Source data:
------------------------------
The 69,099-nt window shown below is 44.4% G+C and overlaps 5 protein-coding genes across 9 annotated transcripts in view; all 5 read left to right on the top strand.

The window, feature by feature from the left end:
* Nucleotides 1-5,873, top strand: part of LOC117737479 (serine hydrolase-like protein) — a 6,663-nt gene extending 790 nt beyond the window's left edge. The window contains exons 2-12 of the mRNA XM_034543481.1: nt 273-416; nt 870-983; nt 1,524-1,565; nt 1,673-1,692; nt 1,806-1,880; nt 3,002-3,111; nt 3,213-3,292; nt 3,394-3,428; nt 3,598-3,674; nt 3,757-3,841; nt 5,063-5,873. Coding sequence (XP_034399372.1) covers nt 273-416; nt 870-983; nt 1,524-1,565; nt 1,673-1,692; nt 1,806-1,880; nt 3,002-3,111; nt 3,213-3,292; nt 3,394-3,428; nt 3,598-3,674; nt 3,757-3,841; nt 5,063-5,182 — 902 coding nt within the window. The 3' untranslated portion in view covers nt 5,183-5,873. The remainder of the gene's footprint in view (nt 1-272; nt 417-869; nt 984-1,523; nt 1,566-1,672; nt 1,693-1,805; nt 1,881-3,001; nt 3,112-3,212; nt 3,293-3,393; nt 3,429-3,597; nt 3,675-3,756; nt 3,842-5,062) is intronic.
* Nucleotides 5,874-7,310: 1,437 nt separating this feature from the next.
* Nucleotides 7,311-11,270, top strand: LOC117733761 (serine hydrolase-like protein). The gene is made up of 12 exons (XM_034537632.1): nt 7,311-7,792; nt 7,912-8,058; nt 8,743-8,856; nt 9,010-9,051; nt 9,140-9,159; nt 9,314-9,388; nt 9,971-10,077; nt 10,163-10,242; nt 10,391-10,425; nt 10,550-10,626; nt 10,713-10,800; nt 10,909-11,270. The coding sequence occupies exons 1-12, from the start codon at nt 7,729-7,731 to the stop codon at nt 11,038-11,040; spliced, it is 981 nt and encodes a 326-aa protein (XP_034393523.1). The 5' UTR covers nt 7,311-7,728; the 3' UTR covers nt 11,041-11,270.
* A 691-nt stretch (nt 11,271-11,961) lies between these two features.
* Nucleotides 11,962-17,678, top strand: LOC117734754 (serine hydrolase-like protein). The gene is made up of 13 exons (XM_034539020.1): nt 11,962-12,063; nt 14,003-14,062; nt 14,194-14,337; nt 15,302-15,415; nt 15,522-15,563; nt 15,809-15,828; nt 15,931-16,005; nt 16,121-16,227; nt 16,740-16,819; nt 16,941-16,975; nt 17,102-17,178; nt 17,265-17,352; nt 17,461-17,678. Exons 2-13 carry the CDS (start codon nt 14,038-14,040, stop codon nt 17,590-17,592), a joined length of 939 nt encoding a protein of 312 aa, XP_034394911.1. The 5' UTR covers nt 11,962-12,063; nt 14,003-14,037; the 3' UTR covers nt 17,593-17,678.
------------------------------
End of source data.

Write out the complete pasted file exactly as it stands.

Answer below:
The 69,099-nt window shown below is 44.4% G+C and overlaps 5 protein-coding genes across 9 annotated transcripts in view; all 5 read left to right on the top strand.

The window, feature by feature from the left end:
* Nucleotides 1-5,873, top strand: part of LOC117737479 (serine hydrolase-like protein) — a 6,663-nt gene extending 790 nt beyond the window's left edge. The window contains exons 2-12 of the mRNA XM_034543481.1: nt 273-416; nt 870-983; nt 1,524-1,565; nt 1,673-1,692; nt 1,806-1,880; nt 3,002-3,111; nt 3,213-3,292; nt 3,394-3,428; nt 3,598-3,674; nt 3,757-3,841; nt 5,063-5,873. Coding sequence (XP_034399372.1) covers nt 273-416; nt 870-983; nt 1,524-1,565; nt 1,673-1,692; nt 1,806-1,880; nt 3,002-3,111; nt 3,213-3,292; nt 3,394-3,428; nt 3,598-3,674; nt 3,757-3,841; nt 5,063-5,182 — 902 coding nt within the window. The 3' untranslated portion in view covers nt 5,183-5,873. The remainder of the gene's footprint in view (nt 1-272; nt 417-869; nt 984-1,523; nt 1,566-1,672; nt 1,693-1,805; nt 1,881-3,001; nt 3,112-3,212; nt 3,293-3,393; nt 3,429-3,597; nt 3,675-3,756; nt 3,842-5,062) is intronic.
* Nucleotides 5,874-7,310: 1,437 nt separating this feature from the next.
* Nucleotides 7,311-11,270, top strand: LOC117733761 (serine hydrolase-like protein). The gene is made up of 12 exons (XM_034537632.1): nt 7,311-7,792; nt 7,912-8,058; nt 8,743-8,856; nt 9,010-9,051; nt 9,140-9,159; nt 9,314-9,388; nt 9,971-10,077; nt 10,163-10,242; nt 10,391-10,425; nt 10,550-10,626; nt 10,713-10,800; nt 10,909-11,270. The coding sequence occupies exons 1-12, from the start codon at nt 7,729-7,731 to the stop codon at nt 11,038-11,040; spliced, it is 981 nt and encodes a 326-aa protein (XP_034393523.1). The 5' UTR covers nt 7,311-7,728; the 3' UTR covers nt 11,041-11,270.
* A 691-nt stretch (nt 11,271-11,961) lies between these two features.
* Nucleotides 11,962-17,678, top strand: LOC117734754 (serine hydrolase-like protein). The gene is made up of 13 exons (XM_034539020.1): nt 11,962-12,063; nt 14,003-14,062; nt 14,194-14,337; nt 15,302-15,415; nt 15,522-15,563; nt 15,809-15,828; nt 15,931-16,005; nt 16,121-16,227; nt 16,740-16,819; nt 16,941-16,975; nt 17,102-17,178; nt 17,265-17,352; nt 17,461-17,678. Exons 2-13 carry the CDS (start codon nt 14,038-14,040, stop codon nt 17,590-17,592), a joined length of 939 nt encoding a protein of 312 aa, XP_034394911.1. The 5' UTR covers nt 11,962-12,063; nt 14,003-14,037; the 3' UTR covers nt 17,593-17,678.